One method must not require an external power source to the facility
3. Inspect reactor plants at least once every two years to of evaluate nuclear-safety standards, procedures, systems, and materials and inform the facility of deficiencies
4. Advise courses of action and guidelines for nuclear safety to facilities
5. During investigations, test knowledge of operators of nuclear facilities to ensure they are properly trained
6. Establish exposure limits for the populace in regards to exposure to nuclear power to ensure they receive less than harmful levels of radiation exposure due to the facilities
ESTABLISHES the World Nuclear Regulatory Agency with the responsibility and power to:
1. Once every ten years certify individual nation's NSO to verify level of knowledge, attention to detail in inspections, and that the organization is maintaining standards
2. Mandate and advise the national NSO on how to correct deficiencies in order to maintain the organization operational
3. Collect information on and advise NSOs on best practices, observed in various nations to all member nations, provided the nation does not deem the information confidential
REQUIRES reactor plant agencies to abide by advisories and mandates of the NSO
MANDATES nations to establish procedures and arrangements to maintain safety and update them as deficiencies are discovered
General Assembly Resolution # 316
A resolution to repeal previously passed legislation.
General Assembly Resolution #158 “On Genetically Modified Foods” (Category: Free Trade; Strength: Mild) shall be struck out and rendered null and void.
The World Assembly,
Deeply concerned that the definition of genetically modified foods used in Resolution #158 on the subject is technically flawed,
Sagely recognising that limiting definition of genetically modified foods to those involving the introduction of foreign DNA or synthetic genes does not take account of:
The transplantation of material from same or similar species (cisgenesis);
Genetic modification such as gene knockout without the introduction of new material, rather through the manipulation of the existing material;
The use of recombinant RNA instead of DNA as a vector;
Strongly believing that any legislation intended to require labelling of all genetically modified foods should employ due scientific rigour in its definitions,
Further considering the scope of the requirements to label any food crossing international borders to be excessive, given that it would necessitate the labelling of food waste not intended for consumption, food products posing no risk of transgenic contamination, and small quantities intended for personal consumption rather than resale;
Severely doubting that given these flaws these requirements are useful, justified, or in the best interests of member nations, and,
Remaining fully confident in the ongoing enforcement of Resolutions #64, which requires labelling of food products to meet safety and quality standards, and #249, which prohibits harmful genetic modification technologies:
Repeals World Assembly Resolution #158, On Genetically Modified Foods.
General Assembly Resolution # 317
A resolution to improve worldwide human and civil rights.
Category: Civil Rights
Proposed by: Separatist Peoples
Noting the necessity of military conflict and the violence and destruction that often follows;
Seeking to protect civilians who find themselves caught in a situation they arent responsible for, and;
Striving for a fair balance between strategic considerations and civilian lives;
The World Assembly establishes thusly:
Article I. Wartime Looting
1. Wartime looting shall be defined as the forceful seizure or theft of non-essential or humanitarian relief supplies by a military entity from civilian non-combatants within a theatre of combat operations during a time of armed conflict.
2. Wartime looting shall be determined by the nature of the goods being seized; seizure of essential supplies, such as food, water, or medical supplies not distributed as humanitarian aid, and material essential for immediate military operations, shall not be considered wartime looting, provided the owners are left sufficient supplies for their own needs.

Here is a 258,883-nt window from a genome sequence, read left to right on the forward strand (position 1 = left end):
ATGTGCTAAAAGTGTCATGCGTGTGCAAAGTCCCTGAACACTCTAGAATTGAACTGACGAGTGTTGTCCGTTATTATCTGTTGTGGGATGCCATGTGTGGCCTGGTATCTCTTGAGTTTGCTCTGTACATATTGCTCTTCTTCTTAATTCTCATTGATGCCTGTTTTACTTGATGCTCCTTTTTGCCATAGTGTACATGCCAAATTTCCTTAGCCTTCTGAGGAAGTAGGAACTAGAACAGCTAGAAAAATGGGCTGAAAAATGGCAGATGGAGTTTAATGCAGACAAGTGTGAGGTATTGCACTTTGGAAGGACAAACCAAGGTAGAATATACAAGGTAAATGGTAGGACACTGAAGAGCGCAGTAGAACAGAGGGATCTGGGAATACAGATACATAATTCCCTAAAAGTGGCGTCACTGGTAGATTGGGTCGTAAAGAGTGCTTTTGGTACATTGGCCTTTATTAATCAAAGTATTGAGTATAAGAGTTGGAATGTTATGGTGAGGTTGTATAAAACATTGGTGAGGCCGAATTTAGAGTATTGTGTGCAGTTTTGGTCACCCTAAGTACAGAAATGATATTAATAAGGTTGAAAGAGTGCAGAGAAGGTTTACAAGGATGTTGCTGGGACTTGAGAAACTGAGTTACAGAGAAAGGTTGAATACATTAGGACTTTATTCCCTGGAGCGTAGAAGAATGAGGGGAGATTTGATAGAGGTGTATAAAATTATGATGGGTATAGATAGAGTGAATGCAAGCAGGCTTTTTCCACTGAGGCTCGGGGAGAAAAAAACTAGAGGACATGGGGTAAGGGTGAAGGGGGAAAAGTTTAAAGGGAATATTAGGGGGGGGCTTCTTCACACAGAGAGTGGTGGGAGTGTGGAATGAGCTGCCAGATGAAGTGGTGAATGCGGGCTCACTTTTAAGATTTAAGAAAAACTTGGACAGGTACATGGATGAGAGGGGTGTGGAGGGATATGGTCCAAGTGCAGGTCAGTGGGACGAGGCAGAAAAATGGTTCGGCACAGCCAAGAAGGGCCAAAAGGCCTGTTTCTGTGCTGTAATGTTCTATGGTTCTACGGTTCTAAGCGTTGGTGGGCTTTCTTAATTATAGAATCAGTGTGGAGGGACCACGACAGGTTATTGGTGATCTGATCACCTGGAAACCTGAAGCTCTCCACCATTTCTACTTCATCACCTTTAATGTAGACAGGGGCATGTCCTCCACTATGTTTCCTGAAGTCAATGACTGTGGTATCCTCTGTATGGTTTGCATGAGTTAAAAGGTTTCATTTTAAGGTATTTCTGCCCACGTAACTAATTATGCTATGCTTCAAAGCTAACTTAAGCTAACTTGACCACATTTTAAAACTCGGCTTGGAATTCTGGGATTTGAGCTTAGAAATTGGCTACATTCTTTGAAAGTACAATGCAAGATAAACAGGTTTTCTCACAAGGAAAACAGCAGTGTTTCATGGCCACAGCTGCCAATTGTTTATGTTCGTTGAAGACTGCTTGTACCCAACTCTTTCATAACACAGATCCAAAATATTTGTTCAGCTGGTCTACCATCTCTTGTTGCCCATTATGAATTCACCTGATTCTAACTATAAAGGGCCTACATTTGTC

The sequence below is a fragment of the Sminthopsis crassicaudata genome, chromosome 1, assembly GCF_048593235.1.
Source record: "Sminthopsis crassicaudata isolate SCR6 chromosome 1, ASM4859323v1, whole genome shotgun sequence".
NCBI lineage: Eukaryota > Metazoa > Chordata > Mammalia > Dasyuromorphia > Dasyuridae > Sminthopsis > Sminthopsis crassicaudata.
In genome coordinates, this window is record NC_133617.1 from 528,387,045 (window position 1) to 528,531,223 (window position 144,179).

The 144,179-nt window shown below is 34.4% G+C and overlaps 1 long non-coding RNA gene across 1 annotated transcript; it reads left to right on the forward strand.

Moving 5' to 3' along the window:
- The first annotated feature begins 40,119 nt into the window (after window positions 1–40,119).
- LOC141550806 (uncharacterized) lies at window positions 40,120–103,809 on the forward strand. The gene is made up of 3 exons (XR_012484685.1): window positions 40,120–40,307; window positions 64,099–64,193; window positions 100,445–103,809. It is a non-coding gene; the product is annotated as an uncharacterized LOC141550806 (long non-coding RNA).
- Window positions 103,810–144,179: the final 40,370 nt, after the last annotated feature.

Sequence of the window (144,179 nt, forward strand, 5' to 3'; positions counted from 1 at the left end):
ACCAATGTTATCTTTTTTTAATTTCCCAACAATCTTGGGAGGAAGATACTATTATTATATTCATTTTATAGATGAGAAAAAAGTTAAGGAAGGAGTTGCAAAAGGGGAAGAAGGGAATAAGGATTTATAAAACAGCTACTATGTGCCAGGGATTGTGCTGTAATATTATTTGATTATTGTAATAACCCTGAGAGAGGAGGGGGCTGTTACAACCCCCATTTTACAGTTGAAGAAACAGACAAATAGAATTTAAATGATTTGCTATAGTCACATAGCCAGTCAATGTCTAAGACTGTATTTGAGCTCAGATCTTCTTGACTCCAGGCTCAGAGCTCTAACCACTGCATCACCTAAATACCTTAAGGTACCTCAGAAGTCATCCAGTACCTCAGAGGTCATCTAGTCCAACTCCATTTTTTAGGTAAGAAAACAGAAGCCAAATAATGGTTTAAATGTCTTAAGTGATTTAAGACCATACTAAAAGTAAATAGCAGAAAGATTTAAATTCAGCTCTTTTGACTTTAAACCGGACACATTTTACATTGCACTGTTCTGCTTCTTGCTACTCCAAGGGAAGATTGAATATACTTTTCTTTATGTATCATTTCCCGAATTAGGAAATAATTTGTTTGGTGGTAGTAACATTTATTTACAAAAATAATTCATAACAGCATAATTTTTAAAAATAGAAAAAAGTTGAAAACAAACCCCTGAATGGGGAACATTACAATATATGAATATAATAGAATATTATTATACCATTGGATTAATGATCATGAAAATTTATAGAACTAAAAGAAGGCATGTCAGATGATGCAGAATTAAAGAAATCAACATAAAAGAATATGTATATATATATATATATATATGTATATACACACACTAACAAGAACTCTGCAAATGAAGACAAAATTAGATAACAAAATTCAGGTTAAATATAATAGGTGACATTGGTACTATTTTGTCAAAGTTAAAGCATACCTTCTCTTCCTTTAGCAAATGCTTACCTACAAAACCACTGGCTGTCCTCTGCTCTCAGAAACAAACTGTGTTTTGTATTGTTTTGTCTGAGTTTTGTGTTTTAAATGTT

3. Essential supplies seized from non-government entities by military forces shall be replaced or compensated for as soon as possible by the nation responsible for the seizure.
4. During conflict, member states shall specifically prohibit the seizure or damage of artistic or cultural treasures without explicit permission from the artefacts rightful governing authority, except for the purpose of temporarily securing them against damage or theft.
5. Member states are obliged to return secured artefacts to their rightful governing authority at the cessation of hostilities, and shall compensate owners for damages sustained in the interim.
6. Member states shall consider actions deliberately contrary to these provisions to be wartime looting, and therefore a war crime, and shall take all necessary steps to prevent it within their jurisdiction.
7. Member states shall consider command responsibility in the prosecution of wartime looting, and shall consider orders to the contrary of these provisions to be manifestly illegal. Member states shall ensure that subordinates can refuse such orders without fear of penalty.
Article II. Wartime Pillaging
1. Wartime pillage shall be defined as the intentional use of violence against civilians and their property by a military force, except where rendered, in the strictest sense, an absolute necessity by military strategy.
2. Member states military forces are obliged to prevent unnecessary or disproportionate use of violence against civilians. Military forces may respond in self-defence with equivalent force to open aggression against them by civilians.
3. Member states military forces are obliged to limit deliberate targeting of civilian property, except where such action is rendered an absolutely military necessity, and shall take all possible steps to protect civilian property from destruction in the territory they effectively control.
4. The use of violence against civilian persons or property for the purposes of coercion or reprisal shall never be considered a military necessity by member states.
5. Member states shall consider actions deliberately contrary to these provisions to be wartime pillaging, and therefore a war crime, and shall take all necessary steps to prevent it within their jurisdiction.
6. Member states shall consider command responsibility in the prosecution of wartime pillaging, and shall consider orders to the contrary of these provisions to be manifestly illegal. Member states shall ensure that subordinates can refuse such orders without fear of penalty.